In proportion to the size of the country's economy, this was a huge bailout. This blanket guarantee represented a potential liability for the Irish state of 500 billion Euros, equivalent to more than 300% of GDP, even before any fresh cash was pumped into the system and without introducing additional control over the banks.
Writing in the Irish Times, Morgan Kelly, an economist known for his harsh criticism of the credit frenzy, summarized the situation: "Irish banks are currently owed 110 billion Euros by builders and developers.... As the property bubble has burst, it is looking increasingly unlikely that banks will get back more than a fraction of this. In particular, very little of the 25 billion lent to builders to construct the ghost estates and vacant apartment blocks that now blight the landscape will ever be seen again.... Not only does the Government guarantee of bank borrowing fail to solve the underlying problem of bad loans; it faces the Irish taxpayer with a real risk of enormous losses.... Suppose that you are a bank that has lent 100 million Euros each to 10 developers who are having problems meeting their repayments. What you do is bundle the loans into one asset and sell it, with Brian Lenihan's signature on the bottom, on financial markets for one billion Euros. When the borrowers default, the taxpayer will be left taking up the tab."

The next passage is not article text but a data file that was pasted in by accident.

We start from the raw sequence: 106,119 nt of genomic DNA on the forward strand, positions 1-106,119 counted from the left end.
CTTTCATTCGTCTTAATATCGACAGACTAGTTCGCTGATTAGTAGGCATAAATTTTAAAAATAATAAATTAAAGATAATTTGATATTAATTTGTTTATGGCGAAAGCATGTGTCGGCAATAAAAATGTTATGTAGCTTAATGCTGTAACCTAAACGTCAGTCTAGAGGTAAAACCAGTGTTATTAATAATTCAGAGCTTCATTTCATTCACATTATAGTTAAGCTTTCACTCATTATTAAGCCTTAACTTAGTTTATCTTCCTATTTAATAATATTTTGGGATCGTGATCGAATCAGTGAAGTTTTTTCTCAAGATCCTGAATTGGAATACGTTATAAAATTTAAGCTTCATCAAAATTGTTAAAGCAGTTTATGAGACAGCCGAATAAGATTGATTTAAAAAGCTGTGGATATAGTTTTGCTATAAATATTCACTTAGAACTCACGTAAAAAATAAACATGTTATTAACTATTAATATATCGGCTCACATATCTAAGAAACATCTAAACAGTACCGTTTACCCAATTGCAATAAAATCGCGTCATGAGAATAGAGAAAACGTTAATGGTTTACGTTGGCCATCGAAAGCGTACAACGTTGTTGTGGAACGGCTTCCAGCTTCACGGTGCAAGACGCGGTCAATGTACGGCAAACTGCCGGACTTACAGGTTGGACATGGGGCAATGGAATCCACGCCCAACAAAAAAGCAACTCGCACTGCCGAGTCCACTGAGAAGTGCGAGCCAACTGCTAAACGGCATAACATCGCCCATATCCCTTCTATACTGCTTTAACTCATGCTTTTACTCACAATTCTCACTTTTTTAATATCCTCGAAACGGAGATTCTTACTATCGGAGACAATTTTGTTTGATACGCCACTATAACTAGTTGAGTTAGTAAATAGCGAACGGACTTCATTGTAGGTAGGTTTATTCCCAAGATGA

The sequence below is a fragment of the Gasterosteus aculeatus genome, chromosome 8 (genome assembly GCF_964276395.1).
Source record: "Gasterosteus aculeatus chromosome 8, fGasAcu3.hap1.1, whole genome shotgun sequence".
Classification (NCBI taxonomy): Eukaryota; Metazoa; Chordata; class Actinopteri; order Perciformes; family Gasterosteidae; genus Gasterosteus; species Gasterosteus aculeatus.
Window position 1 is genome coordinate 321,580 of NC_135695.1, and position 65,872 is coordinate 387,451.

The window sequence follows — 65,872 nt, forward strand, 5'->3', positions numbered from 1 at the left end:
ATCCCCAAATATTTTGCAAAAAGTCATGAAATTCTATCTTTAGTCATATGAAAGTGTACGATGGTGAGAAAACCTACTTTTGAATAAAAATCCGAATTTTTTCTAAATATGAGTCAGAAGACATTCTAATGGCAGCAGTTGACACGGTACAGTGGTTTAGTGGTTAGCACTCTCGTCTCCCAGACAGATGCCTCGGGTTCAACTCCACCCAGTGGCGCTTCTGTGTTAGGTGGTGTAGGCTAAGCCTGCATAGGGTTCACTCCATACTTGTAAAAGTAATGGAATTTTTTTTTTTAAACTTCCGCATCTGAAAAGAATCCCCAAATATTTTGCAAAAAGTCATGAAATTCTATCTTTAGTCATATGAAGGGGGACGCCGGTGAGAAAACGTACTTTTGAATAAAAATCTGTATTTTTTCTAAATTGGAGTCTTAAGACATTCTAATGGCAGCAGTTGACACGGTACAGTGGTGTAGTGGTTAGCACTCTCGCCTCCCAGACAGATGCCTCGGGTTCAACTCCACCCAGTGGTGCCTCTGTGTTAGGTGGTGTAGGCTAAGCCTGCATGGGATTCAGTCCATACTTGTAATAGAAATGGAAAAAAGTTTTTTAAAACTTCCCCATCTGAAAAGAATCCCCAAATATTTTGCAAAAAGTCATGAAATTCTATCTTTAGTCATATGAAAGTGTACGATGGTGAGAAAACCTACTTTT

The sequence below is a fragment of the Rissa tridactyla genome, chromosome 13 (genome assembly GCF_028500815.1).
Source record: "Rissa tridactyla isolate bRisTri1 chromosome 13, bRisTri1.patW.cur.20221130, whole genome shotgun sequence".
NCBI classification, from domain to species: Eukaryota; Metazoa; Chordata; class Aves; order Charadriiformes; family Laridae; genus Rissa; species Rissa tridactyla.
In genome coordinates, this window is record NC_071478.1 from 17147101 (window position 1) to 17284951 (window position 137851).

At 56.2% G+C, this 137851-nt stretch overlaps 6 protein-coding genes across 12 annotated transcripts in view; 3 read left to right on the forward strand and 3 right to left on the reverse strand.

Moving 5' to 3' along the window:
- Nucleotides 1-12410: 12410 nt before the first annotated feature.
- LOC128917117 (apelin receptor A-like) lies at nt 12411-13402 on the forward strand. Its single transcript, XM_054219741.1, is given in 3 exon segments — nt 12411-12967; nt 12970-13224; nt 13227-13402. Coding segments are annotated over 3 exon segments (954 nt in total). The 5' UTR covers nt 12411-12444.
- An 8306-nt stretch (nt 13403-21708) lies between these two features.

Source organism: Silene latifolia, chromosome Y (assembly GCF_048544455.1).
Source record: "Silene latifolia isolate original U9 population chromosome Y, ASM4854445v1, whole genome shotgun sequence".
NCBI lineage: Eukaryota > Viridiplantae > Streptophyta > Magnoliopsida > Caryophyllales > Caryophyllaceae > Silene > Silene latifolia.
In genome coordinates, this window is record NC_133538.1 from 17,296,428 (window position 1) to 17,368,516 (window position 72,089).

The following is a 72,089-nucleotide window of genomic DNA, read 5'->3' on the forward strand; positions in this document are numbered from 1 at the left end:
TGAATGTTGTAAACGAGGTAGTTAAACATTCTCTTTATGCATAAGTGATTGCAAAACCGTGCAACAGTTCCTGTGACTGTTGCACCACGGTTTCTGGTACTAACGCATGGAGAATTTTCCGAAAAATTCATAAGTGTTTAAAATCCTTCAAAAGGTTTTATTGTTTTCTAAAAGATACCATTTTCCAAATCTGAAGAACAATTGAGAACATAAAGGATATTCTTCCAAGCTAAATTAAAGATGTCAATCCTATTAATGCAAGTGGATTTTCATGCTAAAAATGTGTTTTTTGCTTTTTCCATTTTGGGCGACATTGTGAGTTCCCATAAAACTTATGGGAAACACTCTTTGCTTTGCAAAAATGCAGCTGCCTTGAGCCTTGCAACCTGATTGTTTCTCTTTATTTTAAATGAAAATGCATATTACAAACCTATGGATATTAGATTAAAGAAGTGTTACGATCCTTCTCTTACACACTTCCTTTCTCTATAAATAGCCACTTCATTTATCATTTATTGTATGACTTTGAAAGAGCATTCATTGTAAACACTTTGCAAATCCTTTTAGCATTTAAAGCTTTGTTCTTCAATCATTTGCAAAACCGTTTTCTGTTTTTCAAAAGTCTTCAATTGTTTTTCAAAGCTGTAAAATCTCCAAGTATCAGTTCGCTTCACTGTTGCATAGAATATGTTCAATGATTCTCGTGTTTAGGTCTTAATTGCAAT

The fact that this bailout had not resolved the banks' problems was exposed very quickly, when the slide in banking shares failed to stop. Three months later, Brian Lenihan finally resorted to the option he had always wanted to avoid – the part-nationalization of the country's three largest banks through a massive injection of funds. Anglo Irish Bank was nationalized while the state took a 25% share in Allied Irish Banks and 16% in the Bank of Ireland.